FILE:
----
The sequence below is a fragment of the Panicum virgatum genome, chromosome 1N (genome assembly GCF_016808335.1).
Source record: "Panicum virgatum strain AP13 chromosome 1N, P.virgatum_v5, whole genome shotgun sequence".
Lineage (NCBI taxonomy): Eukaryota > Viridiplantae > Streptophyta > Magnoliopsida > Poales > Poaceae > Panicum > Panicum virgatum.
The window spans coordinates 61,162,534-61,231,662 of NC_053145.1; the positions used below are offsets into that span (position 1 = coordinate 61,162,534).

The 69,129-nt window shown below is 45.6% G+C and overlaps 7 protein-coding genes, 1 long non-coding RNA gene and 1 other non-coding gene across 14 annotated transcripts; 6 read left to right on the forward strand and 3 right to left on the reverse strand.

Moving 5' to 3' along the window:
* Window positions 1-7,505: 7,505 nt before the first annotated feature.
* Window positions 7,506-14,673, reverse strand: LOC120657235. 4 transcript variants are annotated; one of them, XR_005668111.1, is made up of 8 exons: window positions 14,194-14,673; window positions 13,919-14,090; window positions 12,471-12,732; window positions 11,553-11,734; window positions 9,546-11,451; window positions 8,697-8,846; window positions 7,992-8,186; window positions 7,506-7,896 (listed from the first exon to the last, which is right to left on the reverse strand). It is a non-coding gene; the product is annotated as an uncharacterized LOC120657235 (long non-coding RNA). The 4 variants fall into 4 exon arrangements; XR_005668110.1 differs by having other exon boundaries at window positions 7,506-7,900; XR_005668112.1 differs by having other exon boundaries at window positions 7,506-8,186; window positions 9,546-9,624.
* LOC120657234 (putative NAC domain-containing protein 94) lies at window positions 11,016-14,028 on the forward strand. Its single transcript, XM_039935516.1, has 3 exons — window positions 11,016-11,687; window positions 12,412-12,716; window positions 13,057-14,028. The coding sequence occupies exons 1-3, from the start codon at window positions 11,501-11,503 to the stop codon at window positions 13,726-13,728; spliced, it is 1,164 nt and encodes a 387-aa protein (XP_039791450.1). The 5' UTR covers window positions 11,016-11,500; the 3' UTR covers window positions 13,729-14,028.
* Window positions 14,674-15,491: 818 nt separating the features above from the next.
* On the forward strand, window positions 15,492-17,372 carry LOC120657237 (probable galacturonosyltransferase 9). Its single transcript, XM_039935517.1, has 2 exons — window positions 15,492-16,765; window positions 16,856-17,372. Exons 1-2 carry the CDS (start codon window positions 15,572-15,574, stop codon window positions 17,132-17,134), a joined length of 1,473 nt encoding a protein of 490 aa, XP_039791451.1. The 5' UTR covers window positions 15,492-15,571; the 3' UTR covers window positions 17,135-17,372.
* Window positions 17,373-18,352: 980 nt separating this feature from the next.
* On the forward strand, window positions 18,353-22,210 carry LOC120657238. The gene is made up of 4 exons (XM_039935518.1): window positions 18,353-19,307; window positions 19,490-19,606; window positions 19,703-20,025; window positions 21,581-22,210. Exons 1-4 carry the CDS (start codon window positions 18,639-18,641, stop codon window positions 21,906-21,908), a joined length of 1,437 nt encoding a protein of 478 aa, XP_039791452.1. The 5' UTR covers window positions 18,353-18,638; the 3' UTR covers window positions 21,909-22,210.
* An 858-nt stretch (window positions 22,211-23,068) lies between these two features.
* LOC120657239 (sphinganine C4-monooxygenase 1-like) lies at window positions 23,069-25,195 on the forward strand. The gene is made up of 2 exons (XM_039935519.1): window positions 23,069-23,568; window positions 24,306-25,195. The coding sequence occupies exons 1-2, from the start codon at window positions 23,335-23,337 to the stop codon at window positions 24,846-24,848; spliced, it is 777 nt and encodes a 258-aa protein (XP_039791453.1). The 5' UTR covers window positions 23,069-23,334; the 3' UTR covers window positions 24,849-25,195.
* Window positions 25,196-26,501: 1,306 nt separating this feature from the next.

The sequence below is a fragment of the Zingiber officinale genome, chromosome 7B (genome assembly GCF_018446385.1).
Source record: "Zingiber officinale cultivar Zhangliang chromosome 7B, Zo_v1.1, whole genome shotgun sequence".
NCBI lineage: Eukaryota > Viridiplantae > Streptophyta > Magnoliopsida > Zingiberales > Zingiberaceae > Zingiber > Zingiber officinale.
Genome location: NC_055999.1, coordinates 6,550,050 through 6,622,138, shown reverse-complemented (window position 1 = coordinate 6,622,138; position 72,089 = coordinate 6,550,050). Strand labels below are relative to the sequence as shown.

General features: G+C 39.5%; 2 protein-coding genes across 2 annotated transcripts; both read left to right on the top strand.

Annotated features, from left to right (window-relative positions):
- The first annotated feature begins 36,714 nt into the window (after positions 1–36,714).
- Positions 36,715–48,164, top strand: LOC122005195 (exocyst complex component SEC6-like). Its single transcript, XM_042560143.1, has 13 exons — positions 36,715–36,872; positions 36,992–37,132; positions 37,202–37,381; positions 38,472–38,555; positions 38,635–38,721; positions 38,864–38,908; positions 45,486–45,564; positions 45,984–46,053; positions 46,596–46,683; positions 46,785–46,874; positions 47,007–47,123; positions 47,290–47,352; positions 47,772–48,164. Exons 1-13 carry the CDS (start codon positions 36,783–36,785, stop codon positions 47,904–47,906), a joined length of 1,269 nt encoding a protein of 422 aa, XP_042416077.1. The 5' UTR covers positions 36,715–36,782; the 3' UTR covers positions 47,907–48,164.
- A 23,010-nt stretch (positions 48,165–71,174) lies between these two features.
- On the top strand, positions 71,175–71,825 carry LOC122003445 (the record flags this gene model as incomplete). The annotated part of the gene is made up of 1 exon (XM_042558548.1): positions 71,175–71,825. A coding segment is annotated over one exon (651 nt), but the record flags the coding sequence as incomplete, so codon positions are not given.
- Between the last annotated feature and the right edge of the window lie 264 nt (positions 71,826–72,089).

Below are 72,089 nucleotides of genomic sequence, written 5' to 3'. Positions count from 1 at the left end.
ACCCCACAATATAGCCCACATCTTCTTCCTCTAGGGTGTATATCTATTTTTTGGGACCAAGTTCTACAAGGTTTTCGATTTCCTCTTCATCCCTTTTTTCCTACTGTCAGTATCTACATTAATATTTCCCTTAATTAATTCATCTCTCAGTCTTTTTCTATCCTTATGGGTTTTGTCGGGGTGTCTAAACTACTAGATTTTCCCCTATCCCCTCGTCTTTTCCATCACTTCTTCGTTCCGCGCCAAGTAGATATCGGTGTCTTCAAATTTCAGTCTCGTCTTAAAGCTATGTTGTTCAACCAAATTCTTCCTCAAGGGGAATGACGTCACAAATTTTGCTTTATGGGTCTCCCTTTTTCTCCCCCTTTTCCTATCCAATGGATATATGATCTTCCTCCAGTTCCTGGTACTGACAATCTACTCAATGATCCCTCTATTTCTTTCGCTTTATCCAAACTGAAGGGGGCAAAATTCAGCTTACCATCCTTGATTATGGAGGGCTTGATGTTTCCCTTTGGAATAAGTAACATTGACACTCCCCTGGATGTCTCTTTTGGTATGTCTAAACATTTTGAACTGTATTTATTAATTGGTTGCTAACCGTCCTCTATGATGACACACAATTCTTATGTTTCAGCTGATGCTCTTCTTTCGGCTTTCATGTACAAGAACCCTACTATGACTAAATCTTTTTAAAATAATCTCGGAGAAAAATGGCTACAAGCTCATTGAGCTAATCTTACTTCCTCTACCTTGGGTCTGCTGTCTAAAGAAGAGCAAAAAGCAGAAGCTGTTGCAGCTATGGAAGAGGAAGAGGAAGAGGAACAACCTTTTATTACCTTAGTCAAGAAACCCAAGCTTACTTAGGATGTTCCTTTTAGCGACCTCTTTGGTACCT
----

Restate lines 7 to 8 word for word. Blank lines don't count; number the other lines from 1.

* Window positions 1-7,505: 7,505 nt before the first annotated feature.
* Window positions 7,506-14,673, reverse strand: LOC120657235. 4 transcript variants are annotated; one of them, XR_005668111.1, is made up of 8 exons: window positions 14,194-14,673; window positions 13,919-14,090; window positions 12,471-12,732; window positions 11,553-11,734; window positions 9,546-11,451; window positions 8,697-8,846; window positions 7,992-8,186; window positions 7,506-7,896 (listed from the first exon to the last, which is right to left on the reverse strand). It is a non-coding gene; the product is annotated as an uncharacterized LOC120657235 (long non-coding RNA). The 4 variants fall into 4 exon arrangements; XR_005668110.1 differs by having other exon boundaries at window positions 7,506-7,900; XR_005668112.1 differs by having other exon boundaries at window positions 7,506-8,186; window positions 9,546-9,624.